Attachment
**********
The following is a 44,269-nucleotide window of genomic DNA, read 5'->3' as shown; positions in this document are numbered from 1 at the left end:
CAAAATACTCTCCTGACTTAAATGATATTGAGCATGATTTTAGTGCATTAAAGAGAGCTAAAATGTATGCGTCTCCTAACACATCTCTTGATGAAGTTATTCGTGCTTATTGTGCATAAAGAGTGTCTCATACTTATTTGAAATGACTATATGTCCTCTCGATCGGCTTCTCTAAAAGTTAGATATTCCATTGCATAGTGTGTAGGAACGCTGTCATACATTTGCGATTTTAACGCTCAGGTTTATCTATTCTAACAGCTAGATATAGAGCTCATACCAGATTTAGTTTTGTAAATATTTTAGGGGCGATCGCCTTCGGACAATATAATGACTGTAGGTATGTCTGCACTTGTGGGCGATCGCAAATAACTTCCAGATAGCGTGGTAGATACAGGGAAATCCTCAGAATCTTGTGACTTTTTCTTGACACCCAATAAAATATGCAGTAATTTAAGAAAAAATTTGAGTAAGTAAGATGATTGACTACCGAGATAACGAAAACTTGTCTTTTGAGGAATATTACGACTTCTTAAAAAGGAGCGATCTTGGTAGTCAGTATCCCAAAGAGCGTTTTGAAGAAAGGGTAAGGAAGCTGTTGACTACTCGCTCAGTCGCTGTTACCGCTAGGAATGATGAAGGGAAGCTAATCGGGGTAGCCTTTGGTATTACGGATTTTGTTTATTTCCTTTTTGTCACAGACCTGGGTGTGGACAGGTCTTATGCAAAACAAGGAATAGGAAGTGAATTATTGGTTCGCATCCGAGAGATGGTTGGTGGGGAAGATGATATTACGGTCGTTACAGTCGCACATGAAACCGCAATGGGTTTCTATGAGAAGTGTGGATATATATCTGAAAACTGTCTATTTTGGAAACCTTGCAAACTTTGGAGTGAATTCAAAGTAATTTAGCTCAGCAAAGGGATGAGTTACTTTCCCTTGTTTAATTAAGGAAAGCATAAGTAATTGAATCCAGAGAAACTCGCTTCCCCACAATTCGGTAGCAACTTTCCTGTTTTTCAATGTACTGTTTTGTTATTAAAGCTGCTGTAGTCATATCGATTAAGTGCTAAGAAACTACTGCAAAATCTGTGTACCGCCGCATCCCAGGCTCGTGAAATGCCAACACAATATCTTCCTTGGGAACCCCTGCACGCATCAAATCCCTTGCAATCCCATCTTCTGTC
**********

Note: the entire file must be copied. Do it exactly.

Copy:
The following is a 44,269-nucleotide window of genomic DNA, read 5'->3' as shown; positions in this document are numbered from 1 at the left end:
CAAAATACTCTCCTGACTTAAATGATATTGAGCATGATTTTAGTGCATTAAAGAGAGCTAAAATGTATGCGTCTCCTAACACATCTCTTGATGAAGTTATTCGTGCTTATTGTGCATAAAGAGTGTCTCATACTTATTTGAAATGACTATATGTCCTCTCGATCGGCTTCTCTAAAAGTTAGATATTCCATTGCATAGTGTGTAGGAACGCTGTCATACATTTGCGATTTTAACGCTCAGGTTTATCTATTCTAACAGCTAGATATAGAGCTCATACCAGATTTAGTTTTGTAAATATTTTAGGGGCGATCGCCTTCGGACAATATAATGACTGTAGGTATGTCTGCACTTGTGGGCGATCGCAAATAACTTCCAGATAGCGTGGTAGATACAGGGAAATCCTCAGAATCTTGTGACTTTTTCTTGACACCCAATAAAATATGCAGTAATTTAAGAAAAAATTTGAGTAAGTAAGATGATTGACTACCGAGATAACGAAAACTTGTCTTTTGAGGAATATTACGACTTCTTAAAAAGGAGCGATCTTGGTAGTCAGTATCCCAAAGAGCGTTTTGAAGAAAGGGTAAGGAAGCTGTTGACTACTCGCTCAGTCGCTGTTACCGCTAGGAATGATGAAGGGAAGCTAATCGGGGTAGCCTTTGGTATTACGGATTTTGTTTATTTCCTTTTTGTCACAGACCTGGGTGTGGACAGGTCTTATGCAAAACAAGGAATAGGAAGTGAATTATTGGTTCGCATCCGAGAGATGGTTGGTGGGGAAGATGATATTACGGTCGTTACAGTCGCACATGAAACCGCAATGGGTTTCTATGAGAAGTGTGGATATATATCTGAAAACTGTCTATTTTGGAAACCTTGCAAACTTTGGAGTGAATTCAAAGTAATTTAGCTCAGCAAAGGGATGAGTTACTTTCCCTTGTTTAATTAAGGAAAGCATAAGTAATTGAATCCAGAGAAACTCGCTTCCCCACAATTCGGTAGCAACTTTCCTGTTTTTCAATGTACTGTTTTGTTATTAAAGCTGCTGTAGTCATATCGATTAAGTGCTAAGAAACTACTGCAAAATCTGTGTACCGCCGCATCCCAGGCTCGTGAAATGCCAACACAATATCTTCCTTGGGAACCCCTGCACGCATCAAATCCCTTGCAATCCCATCTTCTGTC